Skip to main content

Crazy Comment Monday!

Old Elf photo.
(Posted a little early.)

A recent letter to the Washington Post criticises the paper for its sympathy toward parents who locked their adult autistic children up in their homes.  They call it the "least bad" choice in some instances.

I don't know everything about autism, and I certainly can't judge every situation and know what options are available to every parent.  But here's the thing.  The letter-writer is calling for compassion for autistic people and noting that abusive practices are abusive practices.  Simple as.

Comments range from the likes of "ask Michelle for a hashtag" and "people like that shouldn't be around the normal people" and "there is a limit to what we should put up with."

If someone said this about black people or some other minority group?  The Post would have removed those comments immediately and banned the poster.  How interesting that the comments not only stay, but they seem to represent the prevailing sentiment.

Comments

  1. Well, I as you know, I have a wanderer. He is not locked up, but I do have an wandering emergency plan that includes a battery operated door alarm for night time. We have worked hard to juggle schedules and our kids have put in time as playmates/a second pair of eyes when parents are mowing lawn, picking beans, etc. Now, I have always told them they can mow or pick beans or play with... they always choose play with. I will tell you, we have only had our wanderer for about 6 weeks and we are all tired! He is going to live with grandma and grandpa soon... I don't know what his long term plan will be.

    ReplyDelete
    Replies
    1. Saying, "I really struggle with this and need some humane options" is way different than the "we shouldn't have to live with those people" kinds of comments.

      I appreciate what it's like to struggle. Not as badly... but a bit. I understand why parents who ordinarily are very against government intrusion and tracking devices suddenly opt for both. You don't know what you will do until you are faced with the situation.

      I'm not saying it isn't abusive to lock a kid or adult away... but the lack of compassion for the parents AND the autistic person is staggering.

      Delete
  2. Rather typical, they can allow such comments because it has produced lots of interest, but they don't with racism because that is considered NOT ON. Two faced prats.

    ReplyDelete

Post a Comment

Non-troll comments always welcome! :)

Popular posts from this blog

Reading Curriculum: ABeka Book and BJU Press

Did you know that in the state of Missouri, homeschoolers must teach reading as a separate subject?  I don't know how anyone could homeschool well without teaching their child to read... but OK. 

I got many of my ABeka books used and collected them over time.  I'm glad I came across these readers early in my homeschooling years.  It teaches children to read step-by-step.  I don't think I've seen a more effective reading program for the elementary years.  The children love the stories, and what I appreciate about them is that there is a rich and varied language even in simple-to-read books in this series. 

My set is pretty old, and some are even from the 1960's and no longer listed in the reading series.  I think if I had to do things over again somehow, I think I'd just spend on a curriculum set and be done with it.  That's the thing, though, with homeschooling.  By the time you figure out what the perfect curriculum is for you, your children have graduate…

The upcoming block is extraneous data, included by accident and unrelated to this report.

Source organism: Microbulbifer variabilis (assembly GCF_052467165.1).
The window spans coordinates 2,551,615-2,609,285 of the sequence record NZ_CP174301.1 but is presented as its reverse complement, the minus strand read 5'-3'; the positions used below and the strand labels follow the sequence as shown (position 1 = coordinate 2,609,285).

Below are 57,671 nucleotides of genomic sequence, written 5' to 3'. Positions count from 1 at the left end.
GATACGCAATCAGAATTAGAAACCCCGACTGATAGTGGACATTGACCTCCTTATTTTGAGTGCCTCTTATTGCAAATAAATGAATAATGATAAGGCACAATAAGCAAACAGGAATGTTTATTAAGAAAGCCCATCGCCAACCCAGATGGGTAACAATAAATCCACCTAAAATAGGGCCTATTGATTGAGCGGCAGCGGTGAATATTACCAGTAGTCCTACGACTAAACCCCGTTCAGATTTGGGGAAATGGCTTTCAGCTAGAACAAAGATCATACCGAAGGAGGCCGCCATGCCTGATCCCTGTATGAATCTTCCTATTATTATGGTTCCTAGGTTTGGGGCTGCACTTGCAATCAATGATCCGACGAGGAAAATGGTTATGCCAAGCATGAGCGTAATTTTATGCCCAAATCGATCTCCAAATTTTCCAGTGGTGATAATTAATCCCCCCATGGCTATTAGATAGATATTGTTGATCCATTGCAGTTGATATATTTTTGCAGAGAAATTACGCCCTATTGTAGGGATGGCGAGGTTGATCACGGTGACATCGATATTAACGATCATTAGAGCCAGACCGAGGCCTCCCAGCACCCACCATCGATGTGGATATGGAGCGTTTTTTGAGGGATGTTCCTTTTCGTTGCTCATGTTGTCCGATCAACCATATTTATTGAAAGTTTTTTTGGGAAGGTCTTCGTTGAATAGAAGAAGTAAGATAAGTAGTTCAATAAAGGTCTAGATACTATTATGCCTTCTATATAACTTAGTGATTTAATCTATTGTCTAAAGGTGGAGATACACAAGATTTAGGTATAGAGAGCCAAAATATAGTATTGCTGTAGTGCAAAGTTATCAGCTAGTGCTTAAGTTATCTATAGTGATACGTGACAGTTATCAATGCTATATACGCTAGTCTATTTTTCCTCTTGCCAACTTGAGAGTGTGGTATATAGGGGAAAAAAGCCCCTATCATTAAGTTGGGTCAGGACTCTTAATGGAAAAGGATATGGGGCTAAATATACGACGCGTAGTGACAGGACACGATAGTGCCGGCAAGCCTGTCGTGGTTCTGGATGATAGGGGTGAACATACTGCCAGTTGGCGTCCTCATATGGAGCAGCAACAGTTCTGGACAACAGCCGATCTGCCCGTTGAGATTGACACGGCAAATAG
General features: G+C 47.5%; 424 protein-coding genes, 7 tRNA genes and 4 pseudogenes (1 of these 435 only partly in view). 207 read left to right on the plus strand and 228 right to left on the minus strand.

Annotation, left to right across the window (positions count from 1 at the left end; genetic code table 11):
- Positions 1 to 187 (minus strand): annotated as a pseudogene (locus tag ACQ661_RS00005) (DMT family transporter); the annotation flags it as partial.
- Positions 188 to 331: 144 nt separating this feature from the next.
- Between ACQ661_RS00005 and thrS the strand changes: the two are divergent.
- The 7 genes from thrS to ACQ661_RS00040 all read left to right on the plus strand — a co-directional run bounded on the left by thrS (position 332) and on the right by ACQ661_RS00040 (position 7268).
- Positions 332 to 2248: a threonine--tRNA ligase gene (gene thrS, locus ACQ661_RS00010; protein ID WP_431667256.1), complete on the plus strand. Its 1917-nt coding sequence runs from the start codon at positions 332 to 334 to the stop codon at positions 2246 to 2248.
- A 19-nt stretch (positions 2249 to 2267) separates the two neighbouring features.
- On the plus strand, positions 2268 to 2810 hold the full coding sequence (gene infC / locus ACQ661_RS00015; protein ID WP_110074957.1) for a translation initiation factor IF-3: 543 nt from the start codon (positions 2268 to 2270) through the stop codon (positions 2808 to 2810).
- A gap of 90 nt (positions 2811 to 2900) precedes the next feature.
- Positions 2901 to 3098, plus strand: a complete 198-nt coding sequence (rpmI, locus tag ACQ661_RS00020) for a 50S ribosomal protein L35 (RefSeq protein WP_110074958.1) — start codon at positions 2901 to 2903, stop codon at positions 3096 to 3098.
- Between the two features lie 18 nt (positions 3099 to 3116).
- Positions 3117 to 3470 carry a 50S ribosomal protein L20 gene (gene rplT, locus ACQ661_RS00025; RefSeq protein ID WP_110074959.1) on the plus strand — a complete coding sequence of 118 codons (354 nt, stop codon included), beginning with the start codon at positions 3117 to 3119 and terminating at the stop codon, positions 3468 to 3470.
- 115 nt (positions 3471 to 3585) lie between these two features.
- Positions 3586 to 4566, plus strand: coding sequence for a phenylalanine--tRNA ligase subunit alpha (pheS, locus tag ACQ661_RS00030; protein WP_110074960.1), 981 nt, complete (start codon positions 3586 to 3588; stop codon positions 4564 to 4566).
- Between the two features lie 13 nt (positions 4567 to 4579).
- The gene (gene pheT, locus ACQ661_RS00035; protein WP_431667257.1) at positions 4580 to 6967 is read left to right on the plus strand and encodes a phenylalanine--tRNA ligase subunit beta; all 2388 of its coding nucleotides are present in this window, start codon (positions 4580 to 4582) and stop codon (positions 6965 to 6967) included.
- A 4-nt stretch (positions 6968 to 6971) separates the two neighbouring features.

Holiday Gifts for the Homeschool Teacher!

Merrymaking hint:  leave this post up on your phone/ computer for your family to "accidentally" find!  Let the magic begin!

 All teachers love a little appreciation every now and then, including homeschoolers.   I don't know about you, though, but I don't want any apple crap.  So first rule:  no apple crap! 

Otherwise I'm pretty open.  I love getting gifts, even if it's just something small or simple.  One thing I love is when my children want to help out and make lunch or clean up or put their laundry away.  Or just behave themselves and get their math done.  This is a really big thing when you think about it.  

And from the adults in my life, the gift of coffee always shows love - or rather, someone not wanting an "I need coffee" emergency in the middle of winter after a big snowstorm.  Somehow, I always have a lot of coffee in my pantry during the winter months.  (Guess why.) Thanks, D! 

My gallery of homeschool appreciation pics:




Homeschooling is NOT So Hard.

I wish I'd have known this starting out. I wish I'd have known that it's actually LESS work to just homeschool your child, than to be an "involved parent" at school.

We've enjoyed elementary school with our older boys. *Most* of the teachers were actually pretty competent and caring (the others, I save for another blog post, another day...). We had the children involved in extra activities like the Spanish Club or Service Club, or choir, and they got a fair bit out of the experience.

But it's a LOT of work.

You get about a ton of worksheets that must be done by a certain time. Usually on a day when you're sick or have no time. You get the phone calls about this or that, and about a zillion sheets per day that sometimes contain important news, so you MUST go through them daily. The schools also *love* to throw in half days, teacher in-service days and early dismissals. Not so bad, unless you have children at more than one school and the schedu…